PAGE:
More On Sluts

So we wrote some weeks or months ago (I don’t have a good concept of time so I don’t really know) about sluts. Since then, I’ve read a book called White Trash (fucking riveting) and they mentioned a lot about class and at some point Bill Clinton and his ’98 sex scandal came up. This prompted me to want to delve back in time to revisit it with my new adult eyes and adult mindset. While looking into it, I came across this 2015 article. It catches up with Lewinsky in her then 40s to see how it affected her life. Feel free to read it before continuing here.

Photo by Anna Tarazevich

Slut; The Play

But so, apparently the Time dude interviewing her is hanging out with her in a play titled SLUT. In a nutshell, it’s about a girl who is sexually assaulted, reports it, then instead of getting help, she gets hella slut shamed. And so Monica Lewinsky, Queen of Slut, is like “Wooooowww this what yall still doin’ ?!” She didn’t really say that but it was definitely the vibe in the room. So the article blatantly asks, Why is the word slut still so potent ?

The History of Sluts

Time gives a nice little history lesson on it that I’mma just copy and paste for the one time:

“Slut didn’t begin as a bad word — or a word for women at all — but merely an “untidy” one. Chaucer (yes, that Chaucer) put it in print in the early 1300s, referring to a sloppy male character as “sluttish” in The Canterbury Tales.

But if the word was used for men more broadly it was only for a second: by the 1400s, it had morphed into a term for maids and unkempt, dirty women (like actually dirty, not sexually dirty). It wasn’t long before that notion was infused with sexual connotations. Today, the term is defined by Oxford Dictionary as a woman who “has many casual sexual partners” or one with “low standards of cleanliness” — though it’s clear that in our modern lexicon, those two might as well be one and the same.”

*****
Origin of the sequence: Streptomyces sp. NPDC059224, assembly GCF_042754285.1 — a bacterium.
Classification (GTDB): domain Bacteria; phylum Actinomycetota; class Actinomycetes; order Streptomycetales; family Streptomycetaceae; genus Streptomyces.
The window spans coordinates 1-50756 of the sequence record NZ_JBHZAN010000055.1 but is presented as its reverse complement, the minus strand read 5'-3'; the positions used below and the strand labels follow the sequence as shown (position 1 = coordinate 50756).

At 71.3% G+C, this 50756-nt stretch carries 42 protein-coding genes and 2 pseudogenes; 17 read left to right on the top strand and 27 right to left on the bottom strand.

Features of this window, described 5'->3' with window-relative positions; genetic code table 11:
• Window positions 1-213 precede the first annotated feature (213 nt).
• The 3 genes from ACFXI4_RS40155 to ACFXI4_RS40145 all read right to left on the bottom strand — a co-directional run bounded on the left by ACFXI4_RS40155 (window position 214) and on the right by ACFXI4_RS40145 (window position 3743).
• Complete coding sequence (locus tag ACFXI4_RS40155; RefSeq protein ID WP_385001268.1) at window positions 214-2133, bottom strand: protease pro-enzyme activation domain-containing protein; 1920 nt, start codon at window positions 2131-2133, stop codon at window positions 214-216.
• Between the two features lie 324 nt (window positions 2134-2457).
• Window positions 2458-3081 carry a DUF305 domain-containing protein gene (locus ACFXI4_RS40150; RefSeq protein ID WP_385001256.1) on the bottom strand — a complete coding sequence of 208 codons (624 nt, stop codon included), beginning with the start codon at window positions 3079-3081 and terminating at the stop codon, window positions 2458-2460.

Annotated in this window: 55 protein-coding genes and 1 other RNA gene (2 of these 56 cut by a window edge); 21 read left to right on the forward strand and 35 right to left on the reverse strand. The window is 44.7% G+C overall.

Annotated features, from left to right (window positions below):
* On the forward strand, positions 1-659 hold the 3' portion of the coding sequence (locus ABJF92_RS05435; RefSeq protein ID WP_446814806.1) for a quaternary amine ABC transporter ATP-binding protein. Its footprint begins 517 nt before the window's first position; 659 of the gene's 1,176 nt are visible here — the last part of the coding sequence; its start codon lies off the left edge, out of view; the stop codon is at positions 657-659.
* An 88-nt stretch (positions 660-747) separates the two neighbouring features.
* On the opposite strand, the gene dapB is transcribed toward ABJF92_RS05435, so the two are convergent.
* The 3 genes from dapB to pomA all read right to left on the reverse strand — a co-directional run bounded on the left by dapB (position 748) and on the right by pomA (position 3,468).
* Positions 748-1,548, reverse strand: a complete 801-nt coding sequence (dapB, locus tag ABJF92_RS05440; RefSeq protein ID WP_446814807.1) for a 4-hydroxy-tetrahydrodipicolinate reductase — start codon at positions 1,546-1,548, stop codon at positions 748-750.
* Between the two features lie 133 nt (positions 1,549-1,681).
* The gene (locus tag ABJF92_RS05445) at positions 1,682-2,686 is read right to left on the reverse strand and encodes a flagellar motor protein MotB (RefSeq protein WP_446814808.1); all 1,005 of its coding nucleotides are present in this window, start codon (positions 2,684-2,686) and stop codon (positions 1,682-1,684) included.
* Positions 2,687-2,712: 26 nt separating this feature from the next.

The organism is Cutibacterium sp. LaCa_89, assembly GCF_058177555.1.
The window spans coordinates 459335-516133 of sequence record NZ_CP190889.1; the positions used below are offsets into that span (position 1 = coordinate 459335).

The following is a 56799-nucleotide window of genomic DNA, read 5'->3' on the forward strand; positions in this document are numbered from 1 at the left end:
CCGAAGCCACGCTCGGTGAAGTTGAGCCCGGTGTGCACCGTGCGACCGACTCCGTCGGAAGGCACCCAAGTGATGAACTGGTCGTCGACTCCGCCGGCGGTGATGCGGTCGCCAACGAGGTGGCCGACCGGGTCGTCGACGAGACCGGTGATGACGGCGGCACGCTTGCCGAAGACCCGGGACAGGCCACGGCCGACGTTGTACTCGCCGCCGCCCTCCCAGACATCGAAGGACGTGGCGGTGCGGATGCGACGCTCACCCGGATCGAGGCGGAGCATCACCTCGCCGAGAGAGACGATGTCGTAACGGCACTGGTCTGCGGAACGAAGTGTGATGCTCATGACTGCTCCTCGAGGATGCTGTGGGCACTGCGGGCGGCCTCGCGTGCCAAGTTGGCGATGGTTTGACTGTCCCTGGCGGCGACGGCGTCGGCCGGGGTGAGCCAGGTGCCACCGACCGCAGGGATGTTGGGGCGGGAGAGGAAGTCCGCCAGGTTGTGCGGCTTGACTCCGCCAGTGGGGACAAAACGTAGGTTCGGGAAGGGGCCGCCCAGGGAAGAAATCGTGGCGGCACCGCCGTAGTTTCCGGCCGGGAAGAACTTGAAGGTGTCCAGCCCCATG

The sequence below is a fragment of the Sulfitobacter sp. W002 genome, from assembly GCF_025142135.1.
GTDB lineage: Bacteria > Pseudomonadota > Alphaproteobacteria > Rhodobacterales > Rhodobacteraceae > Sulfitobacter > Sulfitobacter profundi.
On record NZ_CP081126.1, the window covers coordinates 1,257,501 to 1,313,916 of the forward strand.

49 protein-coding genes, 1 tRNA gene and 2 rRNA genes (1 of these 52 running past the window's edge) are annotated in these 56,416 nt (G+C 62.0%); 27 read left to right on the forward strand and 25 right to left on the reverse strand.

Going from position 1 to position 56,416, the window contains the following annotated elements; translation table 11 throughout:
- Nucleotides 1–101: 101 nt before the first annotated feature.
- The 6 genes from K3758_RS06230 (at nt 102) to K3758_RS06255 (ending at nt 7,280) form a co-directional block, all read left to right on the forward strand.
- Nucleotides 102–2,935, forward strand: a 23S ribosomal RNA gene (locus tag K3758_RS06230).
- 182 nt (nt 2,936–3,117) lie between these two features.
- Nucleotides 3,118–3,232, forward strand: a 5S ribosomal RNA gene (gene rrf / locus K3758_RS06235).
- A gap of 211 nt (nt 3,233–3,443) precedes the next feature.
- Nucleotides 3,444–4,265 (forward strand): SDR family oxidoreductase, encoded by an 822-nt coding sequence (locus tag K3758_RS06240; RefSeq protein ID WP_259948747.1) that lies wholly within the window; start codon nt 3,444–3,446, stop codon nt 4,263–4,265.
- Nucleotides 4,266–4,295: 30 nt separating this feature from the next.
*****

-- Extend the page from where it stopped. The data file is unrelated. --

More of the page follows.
Sluts and Lewinsky

Time also said this:

“In Monica Lewinsky’s case, that label is the reason she still can’t find work, and has largely stayed out of the public eye for close to a decade. As she said in her TED talk this past week, “It was easy to forget that ‘that woman’ was dimensional, had a soul and was once unbroken.”

Back in 1998, Lewinsky was condemned by the left and the right, by men and women alike, even self-proclaimed feminists (including the New York Times columnist Maureen Dowd, whose columns on the scandal of President Clinton’s affair and “slutty” Monica Lewinsky won a Pulitzer Prize). Today Lewinsky would be likely to have defenders: there are simply more avenues to push back against a singular media narrative; and we have a new language with which to talk about it.”

My Piece

So I’m wondering why is it that as a culture we cling to such irrelevant titles ? Slut is fairly subjective and mostly invalid but it still creates such a powerful stigma that follows women forever. Even if slut was a horrible, wretched, verifiable name for women who are either scantily clad or sexually liberated, why does it prevent them from living such a full life in the eyes of many ? What does what a woman puts in her mouth or vagina have to do with her quality of work or how she chooses to raise her children ? And why are men not held to the same standards ?

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